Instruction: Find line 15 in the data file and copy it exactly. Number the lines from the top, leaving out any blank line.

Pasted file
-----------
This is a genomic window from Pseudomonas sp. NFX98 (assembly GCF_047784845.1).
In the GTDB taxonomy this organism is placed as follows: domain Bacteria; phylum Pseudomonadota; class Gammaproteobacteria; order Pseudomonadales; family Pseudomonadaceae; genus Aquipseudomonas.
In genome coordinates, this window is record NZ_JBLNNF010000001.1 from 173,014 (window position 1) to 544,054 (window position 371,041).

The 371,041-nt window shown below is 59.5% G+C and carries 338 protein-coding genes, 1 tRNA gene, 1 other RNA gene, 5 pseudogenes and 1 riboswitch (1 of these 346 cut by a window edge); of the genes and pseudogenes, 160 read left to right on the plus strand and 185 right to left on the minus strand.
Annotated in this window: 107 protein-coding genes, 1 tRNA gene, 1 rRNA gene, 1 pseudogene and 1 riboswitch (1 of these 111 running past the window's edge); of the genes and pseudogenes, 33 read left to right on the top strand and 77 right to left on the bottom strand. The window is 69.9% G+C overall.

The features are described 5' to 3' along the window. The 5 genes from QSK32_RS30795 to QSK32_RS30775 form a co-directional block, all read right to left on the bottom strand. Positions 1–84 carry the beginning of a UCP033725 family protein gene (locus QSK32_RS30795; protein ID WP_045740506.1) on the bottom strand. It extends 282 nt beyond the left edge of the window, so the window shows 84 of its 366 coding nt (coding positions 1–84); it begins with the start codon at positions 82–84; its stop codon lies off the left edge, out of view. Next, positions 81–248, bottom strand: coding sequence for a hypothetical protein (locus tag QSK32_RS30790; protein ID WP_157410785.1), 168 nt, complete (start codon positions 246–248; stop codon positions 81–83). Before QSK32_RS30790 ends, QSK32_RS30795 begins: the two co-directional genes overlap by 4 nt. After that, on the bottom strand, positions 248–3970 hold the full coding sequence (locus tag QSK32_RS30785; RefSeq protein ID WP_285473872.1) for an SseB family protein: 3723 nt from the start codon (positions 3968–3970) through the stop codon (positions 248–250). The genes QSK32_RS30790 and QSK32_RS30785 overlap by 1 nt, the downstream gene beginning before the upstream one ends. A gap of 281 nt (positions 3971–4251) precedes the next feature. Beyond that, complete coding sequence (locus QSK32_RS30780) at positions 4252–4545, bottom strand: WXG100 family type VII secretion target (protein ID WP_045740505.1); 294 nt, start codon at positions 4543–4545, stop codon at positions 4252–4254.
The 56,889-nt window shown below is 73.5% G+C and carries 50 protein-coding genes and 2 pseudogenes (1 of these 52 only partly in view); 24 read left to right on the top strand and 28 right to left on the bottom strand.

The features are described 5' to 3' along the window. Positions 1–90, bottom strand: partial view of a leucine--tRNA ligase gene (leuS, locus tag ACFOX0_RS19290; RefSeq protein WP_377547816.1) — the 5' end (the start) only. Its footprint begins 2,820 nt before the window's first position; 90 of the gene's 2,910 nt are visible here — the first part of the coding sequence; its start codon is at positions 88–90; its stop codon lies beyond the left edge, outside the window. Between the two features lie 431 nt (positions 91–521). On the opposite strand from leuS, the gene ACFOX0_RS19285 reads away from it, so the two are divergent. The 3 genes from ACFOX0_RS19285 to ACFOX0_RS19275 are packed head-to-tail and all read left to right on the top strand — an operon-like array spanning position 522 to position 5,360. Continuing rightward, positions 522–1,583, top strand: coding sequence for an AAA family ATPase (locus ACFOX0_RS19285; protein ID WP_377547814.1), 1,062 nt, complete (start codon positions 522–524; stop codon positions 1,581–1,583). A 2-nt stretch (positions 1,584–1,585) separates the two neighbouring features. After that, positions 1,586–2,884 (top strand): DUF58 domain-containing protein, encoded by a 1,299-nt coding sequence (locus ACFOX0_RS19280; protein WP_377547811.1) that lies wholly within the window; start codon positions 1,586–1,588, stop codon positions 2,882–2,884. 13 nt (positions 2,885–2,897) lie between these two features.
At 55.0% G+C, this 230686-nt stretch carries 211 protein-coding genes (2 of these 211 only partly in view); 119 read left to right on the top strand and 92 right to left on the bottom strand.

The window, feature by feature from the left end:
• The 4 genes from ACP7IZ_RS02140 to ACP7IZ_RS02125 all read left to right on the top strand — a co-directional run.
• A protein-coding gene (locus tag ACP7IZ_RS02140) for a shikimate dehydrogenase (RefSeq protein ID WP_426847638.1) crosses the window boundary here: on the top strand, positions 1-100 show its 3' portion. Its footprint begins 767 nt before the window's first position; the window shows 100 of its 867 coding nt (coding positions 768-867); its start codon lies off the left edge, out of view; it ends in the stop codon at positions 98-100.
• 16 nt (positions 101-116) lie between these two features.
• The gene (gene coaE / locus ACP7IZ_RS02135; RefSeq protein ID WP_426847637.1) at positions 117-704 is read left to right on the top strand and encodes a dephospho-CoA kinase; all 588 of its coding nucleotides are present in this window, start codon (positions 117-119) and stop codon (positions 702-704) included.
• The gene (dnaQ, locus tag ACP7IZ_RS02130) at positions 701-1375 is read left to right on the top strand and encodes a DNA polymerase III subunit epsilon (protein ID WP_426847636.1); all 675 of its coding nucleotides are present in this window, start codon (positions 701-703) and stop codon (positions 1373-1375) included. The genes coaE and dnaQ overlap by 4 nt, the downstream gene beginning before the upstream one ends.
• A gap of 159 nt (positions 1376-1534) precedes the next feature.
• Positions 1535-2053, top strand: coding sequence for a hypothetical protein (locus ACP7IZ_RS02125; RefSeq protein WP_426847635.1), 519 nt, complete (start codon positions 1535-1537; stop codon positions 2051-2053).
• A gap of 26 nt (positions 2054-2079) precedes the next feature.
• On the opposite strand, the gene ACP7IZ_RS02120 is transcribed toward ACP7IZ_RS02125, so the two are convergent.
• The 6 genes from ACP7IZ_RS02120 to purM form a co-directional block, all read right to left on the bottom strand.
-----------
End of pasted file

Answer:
• The gene (dnaQ, locus tag ACP7IZ_RS02130) at positions 701-1375 is read left to right on the top strand and encodes a DNA polymerase III subunit epsilon (protein ID WP_426847636.1); all 675 of its coding nucleotides are present in this window, start codon (positions 701-703) and stop codon (positions 1373-1375) included. The genes coaE and dnaQ overlap by 4 nt, the downstream gene beginning before the upstream one ends.